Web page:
Just another response to Bill O’Reilly’s slave comment


It really rankled some conservatives that Michelle Obama’s speech on Monday night was universally praised. Thus some of them took the low road of criticizing her for mentioning that slaves had helped build the White House,  alleging that the comment was merely an effort to divide us along racial lines (white guilt).  At first there were denials that slaves had worked on the White House, but when the  evidence became overwhelming that they had, some  pundits despicably reached for the argument that slavery was not so bad. Most famously, Fox News commentator Bill O’Reilly (who fancies himself an historian after writing a series of poorly researched books), while acknowledging slaves worked on the White House, made sure to note that the slaves had been fed and housed well.  The reaction from  historians was swift, and there are many stories and blog postings (too many to count) about it all over the web today. As Edward Ayers points out in his interview for Time,  O’Reilly’s comments are nothing new,  harkening to the antebellum proslavery response to the abolitionist attack on slavery, as well as the “Lost Cause” justification of the South by southerners after the Civil War. Kevin Levin digs even deeper on his Civil War Memory blog, nicely pointing to a letter written by First Lady Abigail Adams in which she noted that some of the slaves she saw laboring around the White House were “half fed, and destitute of clothing.” Meanwhile, food historian Michael W. Twitty responded to O’Reilly by examining slave diets, challenging the Fox News commentator to try the typical enslaved person diet for one week “to go along with his southern fried crow.”

To be fair, O’Reilly did not overtly defend slavery, but we have to wonder why he felt the need to claim the slaves were fed well. In the end, it matters not a bit if these enslaved laborers were well fed and lodged, or even if they had never had their flesh ripped open by the lash. So why bring it up? What purpose does it serve? Whether he  wants to admit it or not, doing so (and without any proof) does harken to the proslavery/Lost Cause defense of slavery.  No matter their diet or housing, the fact still remains that as enslaved individuals they could not own and control their own labor, could be sold at the whim of their masters, could have their children or spouses sold away from them, had no rights that were recognized either culturally or legally, and could make no decisons about where they wanted to be or what kind of life they wanted to have.  Bill O’Reilly’s comments are tainted by his failure to view slavery from the perspective of the enslaved, rather than just from that of  white masters.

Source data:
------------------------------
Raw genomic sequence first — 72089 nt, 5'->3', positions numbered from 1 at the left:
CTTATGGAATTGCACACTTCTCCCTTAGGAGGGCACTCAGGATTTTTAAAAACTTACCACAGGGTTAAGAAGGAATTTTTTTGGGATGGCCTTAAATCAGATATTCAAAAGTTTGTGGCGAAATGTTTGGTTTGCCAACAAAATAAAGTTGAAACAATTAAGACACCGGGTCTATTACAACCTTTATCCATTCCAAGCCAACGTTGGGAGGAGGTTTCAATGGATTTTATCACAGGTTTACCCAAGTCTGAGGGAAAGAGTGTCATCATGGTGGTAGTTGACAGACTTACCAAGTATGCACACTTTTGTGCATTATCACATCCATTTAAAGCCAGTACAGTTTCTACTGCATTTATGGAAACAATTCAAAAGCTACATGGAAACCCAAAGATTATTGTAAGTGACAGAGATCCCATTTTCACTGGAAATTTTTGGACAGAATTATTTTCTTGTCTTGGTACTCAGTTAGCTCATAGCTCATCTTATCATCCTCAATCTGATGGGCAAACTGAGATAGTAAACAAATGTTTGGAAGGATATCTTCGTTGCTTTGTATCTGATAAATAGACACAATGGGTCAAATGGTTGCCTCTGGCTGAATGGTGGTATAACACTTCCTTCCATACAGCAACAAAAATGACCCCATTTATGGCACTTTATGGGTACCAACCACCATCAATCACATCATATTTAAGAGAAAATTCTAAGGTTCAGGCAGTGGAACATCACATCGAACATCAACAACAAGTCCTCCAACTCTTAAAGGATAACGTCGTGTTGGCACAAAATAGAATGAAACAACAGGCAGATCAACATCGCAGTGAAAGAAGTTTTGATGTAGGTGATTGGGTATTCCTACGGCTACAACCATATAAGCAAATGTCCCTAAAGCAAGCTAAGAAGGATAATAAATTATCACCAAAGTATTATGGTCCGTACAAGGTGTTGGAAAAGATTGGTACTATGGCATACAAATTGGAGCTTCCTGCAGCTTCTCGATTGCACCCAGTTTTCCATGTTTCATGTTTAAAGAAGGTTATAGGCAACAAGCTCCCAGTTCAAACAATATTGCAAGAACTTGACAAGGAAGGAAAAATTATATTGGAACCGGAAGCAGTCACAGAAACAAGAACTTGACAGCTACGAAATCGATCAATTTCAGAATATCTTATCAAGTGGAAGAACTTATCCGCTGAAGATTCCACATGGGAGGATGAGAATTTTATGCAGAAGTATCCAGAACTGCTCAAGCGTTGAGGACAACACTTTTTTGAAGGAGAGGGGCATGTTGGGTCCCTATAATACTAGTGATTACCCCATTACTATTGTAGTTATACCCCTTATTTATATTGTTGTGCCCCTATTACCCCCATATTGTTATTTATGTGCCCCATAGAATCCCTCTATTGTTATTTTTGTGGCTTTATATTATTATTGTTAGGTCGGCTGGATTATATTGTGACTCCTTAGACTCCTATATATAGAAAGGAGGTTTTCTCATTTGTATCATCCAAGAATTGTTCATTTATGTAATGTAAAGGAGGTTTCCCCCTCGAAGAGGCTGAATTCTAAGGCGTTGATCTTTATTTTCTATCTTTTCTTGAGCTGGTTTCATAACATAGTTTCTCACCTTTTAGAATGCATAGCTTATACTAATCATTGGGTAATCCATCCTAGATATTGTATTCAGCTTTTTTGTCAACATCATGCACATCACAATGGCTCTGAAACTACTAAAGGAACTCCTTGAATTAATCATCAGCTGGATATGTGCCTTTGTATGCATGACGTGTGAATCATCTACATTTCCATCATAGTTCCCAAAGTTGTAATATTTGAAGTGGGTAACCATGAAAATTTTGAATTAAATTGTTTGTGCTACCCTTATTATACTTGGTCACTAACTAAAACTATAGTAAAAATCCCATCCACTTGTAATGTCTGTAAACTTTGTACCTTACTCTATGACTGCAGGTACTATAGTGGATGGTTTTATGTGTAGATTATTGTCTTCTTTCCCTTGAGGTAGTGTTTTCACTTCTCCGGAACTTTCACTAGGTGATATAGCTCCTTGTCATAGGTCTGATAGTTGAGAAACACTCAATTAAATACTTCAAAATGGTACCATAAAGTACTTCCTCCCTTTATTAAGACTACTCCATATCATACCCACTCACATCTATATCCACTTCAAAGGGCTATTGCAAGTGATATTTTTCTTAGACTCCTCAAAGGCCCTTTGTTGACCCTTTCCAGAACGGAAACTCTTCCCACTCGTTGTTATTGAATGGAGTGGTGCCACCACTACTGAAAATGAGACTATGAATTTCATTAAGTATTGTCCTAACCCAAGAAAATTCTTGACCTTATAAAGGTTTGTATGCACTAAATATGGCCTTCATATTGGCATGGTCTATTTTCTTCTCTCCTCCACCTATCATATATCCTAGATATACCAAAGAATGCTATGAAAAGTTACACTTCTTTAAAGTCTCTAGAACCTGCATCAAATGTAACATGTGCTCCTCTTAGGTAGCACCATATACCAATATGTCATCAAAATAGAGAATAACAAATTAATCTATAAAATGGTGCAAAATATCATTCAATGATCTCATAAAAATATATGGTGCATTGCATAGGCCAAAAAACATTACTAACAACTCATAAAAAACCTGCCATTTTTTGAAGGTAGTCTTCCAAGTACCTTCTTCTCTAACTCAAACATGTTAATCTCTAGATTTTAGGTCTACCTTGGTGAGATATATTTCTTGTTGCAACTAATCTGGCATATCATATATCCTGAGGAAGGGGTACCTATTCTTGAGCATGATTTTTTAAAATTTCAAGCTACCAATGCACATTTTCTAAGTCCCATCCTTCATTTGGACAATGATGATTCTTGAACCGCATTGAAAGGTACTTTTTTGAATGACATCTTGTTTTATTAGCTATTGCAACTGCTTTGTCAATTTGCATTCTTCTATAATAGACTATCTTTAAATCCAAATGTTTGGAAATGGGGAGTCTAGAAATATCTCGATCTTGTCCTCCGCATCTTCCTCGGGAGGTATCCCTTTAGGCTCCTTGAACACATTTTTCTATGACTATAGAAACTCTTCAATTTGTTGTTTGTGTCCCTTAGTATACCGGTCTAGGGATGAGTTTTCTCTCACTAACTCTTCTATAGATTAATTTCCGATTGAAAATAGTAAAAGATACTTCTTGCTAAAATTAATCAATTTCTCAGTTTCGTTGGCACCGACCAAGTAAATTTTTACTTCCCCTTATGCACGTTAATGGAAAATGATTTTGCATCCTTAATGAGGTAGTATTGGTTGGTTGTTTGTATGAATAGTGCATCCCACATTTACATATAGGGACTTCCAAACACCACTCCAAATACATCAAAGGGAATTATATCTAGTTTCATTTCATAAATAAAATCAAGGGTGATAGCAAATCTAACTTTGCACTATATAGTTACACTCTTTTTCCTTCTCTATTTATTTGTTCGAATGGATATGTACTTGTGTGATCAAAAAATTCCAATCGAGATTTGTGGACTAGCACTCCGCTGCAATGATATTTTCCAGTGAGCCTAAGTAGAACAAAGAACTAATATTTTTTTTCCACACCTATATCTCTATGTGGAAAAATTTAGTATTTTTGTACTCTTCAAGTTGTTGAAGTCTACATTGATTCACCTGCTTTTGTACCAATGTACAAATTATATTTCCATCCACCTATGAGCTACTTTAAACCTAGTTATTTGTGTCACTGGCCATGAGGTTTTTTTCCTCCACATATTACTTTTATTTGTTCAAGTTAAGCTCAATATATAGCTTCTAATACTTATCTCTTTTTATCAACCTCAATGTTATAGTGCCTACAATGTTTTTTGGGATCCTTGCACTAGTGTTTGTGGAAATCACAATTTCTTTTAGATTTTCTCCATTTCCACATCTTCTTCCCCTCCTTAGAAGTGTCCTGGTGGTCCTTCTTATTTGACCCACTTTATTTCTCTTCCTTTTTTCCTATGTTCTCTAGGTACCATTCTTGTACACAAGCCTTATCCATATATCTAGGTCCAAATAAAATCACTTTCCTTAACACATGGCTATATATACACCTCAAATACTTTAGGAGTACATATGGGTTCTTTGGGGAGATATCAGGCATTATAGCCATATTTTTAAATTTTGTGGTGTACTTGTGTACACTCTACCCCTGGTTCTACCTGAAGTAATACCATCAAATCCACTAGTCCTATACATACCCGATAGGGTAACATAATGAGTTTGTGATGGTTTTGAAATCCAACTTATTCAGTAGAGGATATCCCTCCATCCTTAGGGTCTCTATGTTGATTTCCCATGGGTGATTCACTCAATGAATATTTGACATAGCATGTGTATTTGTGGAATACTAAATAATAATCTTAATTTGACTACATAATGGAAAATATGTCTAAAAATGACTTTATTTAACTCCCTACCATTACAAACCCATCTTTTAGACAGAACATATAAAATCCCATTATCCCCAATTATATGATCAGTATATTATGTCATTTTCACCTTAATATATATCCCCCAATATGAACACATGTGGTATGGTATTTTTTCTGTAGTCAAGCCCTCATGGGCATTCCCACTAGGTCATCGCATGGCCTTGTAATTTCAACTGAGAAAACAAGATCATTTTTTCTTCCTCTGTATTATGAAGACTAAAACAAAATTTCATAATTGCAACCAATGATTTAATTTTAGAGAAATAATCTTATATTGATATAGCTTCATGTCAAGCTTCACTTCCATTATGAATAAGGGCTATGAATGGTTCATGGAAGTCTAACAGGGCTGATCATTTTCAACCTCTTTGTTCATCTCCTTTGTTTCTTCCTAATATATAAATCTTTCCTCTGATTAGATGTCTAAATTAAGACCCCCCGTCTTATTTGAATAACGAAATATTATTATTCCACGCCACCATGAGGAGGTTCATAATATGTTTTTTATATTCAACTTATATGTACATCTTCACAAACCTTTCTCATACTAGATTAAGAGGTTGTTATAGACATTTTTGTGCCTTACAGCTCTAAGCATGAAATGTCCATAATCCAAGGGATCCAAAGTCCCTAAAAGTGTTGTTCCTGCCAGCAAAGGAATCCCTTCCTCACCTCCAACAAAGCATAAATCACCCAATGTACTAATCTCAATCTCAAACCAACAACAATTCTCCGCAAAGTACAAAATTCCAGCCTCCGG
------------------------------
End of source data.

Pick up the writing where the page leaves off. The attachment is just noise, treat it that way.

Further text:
Listen, I think Bill O’Reilly is intelligent enough to know that Michelle Obama’s reference (as accurate as it was) was not really about the White House specifically, but was a way of personalizing her connection to how much progress we have seen in America. I also actually believe that he knows better than to embrace such a ridiculous proslavery argument. The fact is, some conservatives were so upset about the First Lady’s universally praised speech that they looked for something, anything, for which to criticize it. As a friend of mine noted, “this election is bringing out the worst in everybody.” Indeed.

Lincoln actually had a great retort for people that made the proslavery argument, so I’ll let him have the final word of response to Bill O’Reilly:

“Whenever I hear anyone arguing for slavery, I feel a strong impulse to see it tried on him personally.”


3 thoughts on “Just another response to Bill O’Reilly’s slave comment

  1. “Thus some of them took the low road of criticizing her for mentioning that slaves had helped build the White House, alleging that it was merely an effort to divide us along racial lines (white guilt).”

    I’ve gradually come to the conclusion that if anyone has “white guilt,” it’s the people who whinge and squirm and bitch about other people discussing issues of race in American history. It disturbs their comfortable worldview. It makes them uncomfortable, and they want people to shut up about it already.

    Liked by 2 people

  2. Pingback: A Teachable Moment from the DNC | Student of the American Civil War

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